Scottish musician recalls special gift from his hometown of Kirkcaldy 60 years ago
One of Scotland’s best trumpet and cornet players has been marking 60 years since he was given a special gift by Kirkcaldy Town Council - before embarking on a professional career in music.
On April 29, 1961, Brian Rankine was presented with a specially-engraved gold watch by Kirkcaldy Town Council in recognition of his outstanding success as a cornet player in national competitions.
He achieved a number of accolades including being a junior and senior champion soloist of Great Britain, a Scottish champion and Terris medal winner – and went on to enjoy a fantastic professional career with some of the world’s finest musicians.
Brian, who is originally from Kirkcaldy, said he started playing the cornet at the age of 7 when he joined Dysart Colliery Band in 1954.
He said: “I was there for a few years until I was 12 and then I joined the Barry, Ostlere and Shepherd Brass Band – which was one of the top bands in Scotland.
“I became the principal cornet, and I was in the band for the next few years until the factory closed in 1964/65. At the age of 15 I was accepted to the Royal Scottish Academy of Music in Glasgow – I learned to play trumpet at the academy.”
He explained why he was presented with the gold watch: “I won a few competitions when I was a young – I was a junior champion of Fife, West of Scotland champion and Scottish champion,” he said.
"I won the junior and the senior competitions and the British Junior Championships, I won this five years in a row until I was 17. I was also British solo champion.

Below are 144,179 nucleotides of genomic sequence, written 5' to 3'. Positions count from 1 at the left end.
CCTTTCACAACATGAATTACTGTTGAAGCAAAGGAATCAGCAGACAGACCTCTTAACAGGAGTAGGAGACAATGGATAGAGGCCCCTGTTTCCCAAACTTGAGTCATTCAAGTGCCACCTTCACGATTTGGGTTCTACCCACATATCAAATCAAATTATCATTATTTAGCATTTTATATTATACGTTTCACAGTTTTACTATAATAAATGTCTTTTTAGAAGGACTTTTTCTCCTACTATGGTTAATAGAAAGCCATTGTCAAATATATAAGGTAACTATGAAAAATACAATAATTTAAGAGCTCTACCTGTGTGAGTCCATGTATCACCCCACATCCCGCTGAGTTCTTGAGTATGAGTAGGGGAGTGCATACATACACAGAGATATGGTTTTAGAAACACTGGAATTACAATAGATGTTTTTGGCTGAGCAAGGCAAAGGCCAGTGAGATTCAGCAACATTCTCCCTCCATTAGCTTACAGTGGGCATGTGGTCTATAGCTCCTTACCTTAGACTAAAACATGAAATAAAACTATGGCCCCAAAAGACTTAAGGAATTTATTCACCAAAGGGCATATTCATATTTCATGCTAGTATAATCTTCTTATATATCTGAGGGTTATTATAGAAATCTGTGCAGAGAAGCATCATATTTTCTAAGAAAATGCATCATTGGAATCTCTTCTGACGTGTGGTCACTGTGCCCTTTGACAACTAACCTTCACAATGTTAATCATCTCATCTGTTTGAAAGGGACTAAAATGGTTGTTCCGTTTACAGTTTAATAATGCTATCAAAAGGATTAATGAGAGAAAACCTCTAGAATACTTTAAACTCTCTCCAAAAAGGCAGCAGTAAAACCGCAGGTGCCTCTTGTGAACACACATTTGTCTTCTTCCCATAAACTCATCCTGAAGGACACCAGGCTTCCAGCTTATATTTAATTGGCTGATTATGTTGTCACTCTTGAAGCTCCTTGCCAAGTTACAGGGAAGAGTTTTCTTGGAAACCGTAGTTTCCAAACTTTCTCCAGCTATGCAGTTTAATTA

"I was given the watch for winning those contests in Scotland and the British championship when I was 14 in 1961.
"It was quite something going to the presentation at the town house by Kirkcaldy Town Council – I went with my parents, John Faulds, the Barry Ostlere and Shepherd band conductor was also there and Provost Gourlay presented me with the watch.
"I remember meeting one of my football heroes who played for Raith Rovers, Johnny Urquhart at the reception afterwards. I was telling him I played for the school football team at Templehall Secondary and he said: “Don’t you think that cornet playing and football is a bad combination?”
Brian (74), who now lives in Buckinghamshire, graduated from the Academy and got a job with the BBC Scottish Radio Orchestra and became a professional trumpet player. He then moved to Birmingham with the BBC Midland Light Orchestra and later to London with the BBC Radio Orchestra. He was also a member of the BBC Big Band and retired four years ago.
Brian, who donated his cornet, Barry’s band uniform and a few photographs to Kirkcaldy Museum, added: “I remember playing in the Burma and Raith ballrooms in Kirkcaldy when I was a student and playing with the band in the Ravenscraig and Beveridge Parks.
"My grandfather along with my father and three uncles were also all in the same brass band and my two brothers were also members of bands. I have many fond memories of Kirkcaldy.”